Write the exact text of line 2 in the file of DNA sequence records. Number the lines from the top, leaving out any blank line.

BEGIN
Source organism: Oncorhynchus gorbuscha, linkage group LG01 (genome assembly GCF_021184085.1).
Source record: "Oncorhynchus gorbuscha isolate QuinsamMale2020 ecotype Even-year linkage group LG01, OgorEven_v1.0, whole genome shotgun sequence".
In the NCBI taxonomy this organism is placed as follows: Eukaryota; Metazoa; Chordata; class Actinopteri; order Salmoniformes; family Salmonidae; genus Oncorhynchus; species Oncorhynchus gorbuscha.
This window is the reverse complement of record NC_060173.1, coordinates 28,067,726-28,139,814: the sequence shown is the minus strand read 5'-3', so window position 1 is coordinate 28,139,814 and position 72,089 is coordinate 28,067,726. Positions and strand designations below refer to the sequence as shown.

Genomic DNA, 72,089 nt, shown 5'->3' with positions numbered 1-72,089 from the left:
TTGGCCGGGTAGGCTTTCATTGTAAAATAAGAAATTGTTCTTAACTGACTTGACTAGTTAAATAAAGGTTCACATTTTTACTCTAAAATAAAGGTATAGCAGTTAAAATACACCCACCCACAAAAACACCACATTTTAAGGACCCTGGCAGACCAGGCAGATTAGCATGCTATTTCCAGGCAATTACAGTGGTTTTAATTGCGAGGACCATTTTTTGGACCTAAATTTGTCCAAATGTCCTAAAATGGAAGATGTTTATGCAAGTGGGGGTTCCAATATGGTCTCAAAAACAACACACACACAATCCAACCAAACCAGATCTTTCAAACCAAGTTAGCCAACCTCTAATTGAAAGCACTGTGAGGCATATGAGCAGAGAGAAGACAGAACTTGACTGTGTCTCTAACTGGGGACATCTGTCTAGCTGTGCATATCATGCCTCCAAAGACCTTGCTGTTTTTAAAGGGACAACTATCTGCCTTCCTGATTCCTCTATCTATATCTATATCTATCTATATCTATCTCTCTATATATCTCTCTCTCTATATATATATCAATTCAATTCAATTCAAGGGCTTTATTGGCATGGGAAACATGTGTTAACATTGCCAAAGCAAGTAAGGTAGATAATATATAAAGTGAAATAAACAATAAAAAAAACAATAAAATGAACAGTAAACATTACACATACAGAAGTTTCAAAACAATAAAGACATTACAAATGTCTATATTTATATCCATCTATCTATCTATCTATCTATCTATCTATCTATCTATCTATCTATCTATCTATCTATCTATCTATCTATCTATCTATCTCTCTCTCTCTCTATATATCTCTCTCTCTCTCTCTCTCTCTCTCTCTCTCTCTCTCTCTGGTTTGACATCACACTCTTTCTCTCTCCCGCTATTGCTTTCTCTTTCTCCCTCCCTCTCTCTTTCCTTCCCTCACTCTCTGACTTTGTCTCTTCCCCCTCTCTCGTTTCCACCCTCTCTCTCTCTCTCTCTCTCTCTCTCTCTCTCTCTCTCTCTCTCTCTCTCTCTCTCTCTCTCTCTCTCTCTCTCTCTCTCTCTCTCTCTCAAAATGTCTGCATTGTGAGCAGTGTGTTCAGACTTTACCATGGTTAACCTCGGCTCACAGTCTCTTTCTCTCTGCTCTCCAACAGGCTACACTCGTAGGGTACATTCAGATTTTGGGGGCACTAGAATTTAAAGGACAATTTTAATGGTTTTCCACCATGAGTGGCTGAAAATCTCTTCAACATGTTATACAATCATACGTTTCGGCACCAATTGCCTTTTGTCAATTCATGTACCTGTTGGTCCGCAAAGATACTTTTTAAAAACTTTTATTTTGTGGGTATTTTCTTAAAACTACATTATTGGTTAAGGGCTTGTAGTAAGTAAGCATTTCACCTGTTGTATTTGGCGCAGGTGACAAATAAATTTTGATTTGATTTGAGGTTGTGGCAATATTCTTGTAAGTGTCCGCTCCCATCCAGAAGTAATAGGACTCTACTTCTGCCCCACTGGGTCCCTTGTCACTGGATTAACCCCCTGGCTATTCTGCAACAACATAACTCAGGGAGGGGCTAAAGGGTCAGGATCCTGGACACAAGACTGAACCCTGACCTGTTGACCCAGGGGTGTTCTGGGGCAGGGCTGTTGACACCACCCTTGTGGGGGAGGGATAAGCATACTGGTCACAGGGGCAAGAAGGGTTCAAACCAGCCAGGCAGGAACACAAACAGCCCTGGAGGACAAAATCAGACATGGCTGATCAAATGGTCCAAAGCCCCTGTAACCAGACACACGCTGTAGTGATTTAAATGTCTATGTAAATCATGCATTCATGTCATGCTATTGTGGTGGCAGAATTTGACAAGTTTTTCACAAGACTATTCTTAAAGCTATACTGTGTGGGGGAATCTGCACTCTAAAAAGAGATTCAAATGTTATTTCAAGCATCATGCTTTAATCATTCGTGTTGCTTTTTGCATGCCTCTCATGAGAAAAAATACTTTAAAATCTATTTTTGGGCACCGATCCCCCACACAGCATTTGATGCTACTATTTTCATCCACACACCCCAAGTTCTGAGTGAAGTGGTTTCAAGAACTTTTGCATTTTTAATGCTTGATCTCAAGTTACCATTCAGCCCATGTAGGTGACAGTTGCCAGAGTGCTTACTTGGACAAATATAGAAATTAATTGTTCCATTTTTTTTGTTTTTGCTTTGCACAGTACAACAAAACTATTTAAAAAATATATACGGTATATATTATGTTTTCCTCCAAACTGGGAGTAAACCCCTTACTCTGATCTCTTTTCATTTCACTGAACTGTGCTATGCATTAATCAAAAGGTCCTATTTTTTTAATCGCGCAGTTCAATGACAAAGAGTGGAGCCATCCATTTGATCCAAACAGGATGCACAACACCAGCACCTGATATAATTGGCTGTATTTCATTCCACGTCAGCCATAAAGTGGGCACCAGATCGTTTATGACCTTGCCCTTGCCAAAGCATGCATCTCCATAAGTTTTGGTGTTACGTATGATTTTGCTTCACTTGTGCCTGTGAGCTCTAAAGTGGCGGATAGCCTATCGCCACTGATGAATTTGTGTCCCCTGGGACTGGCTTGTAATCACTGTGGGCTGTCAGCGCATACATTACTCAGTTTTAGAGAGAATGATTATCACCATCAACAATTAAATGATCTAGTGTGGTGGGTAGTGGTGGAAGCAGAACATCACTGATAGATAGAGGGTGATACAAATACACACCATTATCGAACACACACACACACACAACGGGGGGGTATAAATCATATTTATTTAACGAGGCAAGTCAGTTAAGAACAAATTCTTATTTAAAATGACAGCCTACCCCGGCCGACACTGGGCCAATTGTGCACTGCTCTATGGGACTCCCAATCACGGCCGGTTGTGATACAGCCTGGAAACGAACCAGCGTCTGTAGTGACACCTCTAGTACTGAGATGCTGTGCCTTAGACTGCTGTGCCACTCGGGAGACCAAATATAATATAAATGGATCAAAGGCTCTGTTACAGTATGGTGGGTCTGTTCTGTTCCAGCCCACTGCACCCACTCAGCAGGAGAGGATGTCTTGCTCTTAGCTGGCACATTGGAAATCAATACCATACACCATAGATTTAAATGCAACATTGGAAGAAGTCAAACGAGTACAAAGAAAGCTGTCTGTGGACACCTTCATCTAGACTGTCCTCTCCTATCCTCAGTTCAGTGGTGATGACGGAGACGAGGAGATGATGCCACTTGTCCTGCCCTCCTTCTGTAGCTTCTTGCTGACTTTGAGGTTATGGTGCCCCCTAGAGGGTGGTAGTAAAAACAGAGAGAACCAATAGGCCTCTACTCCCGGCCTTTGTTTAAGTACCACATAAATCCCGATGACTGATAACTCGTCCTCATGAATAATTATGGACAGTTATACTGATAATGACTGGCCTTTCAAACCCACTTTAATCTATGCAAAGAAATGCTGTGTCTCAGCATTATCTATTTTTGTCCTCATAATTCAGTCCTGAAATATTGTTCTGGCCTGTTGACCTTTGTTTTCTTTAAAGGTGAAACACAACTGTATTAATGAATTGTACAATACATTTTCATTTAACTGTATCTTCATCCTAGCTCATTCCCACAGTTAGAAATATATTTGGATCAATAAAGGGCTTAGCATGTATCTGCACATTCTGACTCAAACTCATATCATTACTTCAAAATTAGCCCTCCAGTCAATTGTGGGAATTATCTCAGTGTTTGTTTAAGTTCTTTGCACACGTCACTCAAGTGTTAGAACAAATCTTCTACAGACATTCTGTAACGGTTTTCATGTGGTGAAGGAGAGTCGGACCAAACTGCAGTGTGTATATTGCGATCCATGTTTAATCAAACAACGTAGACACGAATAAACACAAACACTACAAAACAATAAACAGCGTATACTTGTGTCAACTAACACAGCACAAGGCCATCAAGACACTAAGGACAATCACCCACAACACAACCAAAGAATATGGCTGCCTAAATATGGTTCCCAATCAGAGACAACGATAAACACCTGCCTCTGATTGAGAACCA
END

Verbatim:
Source record: "Oncorhynchus gorbuscha isolate QuinsamMale2020 ecotype Even-year linkage group LG01, OgorEven_v1.0, whole genome shotgun sequence".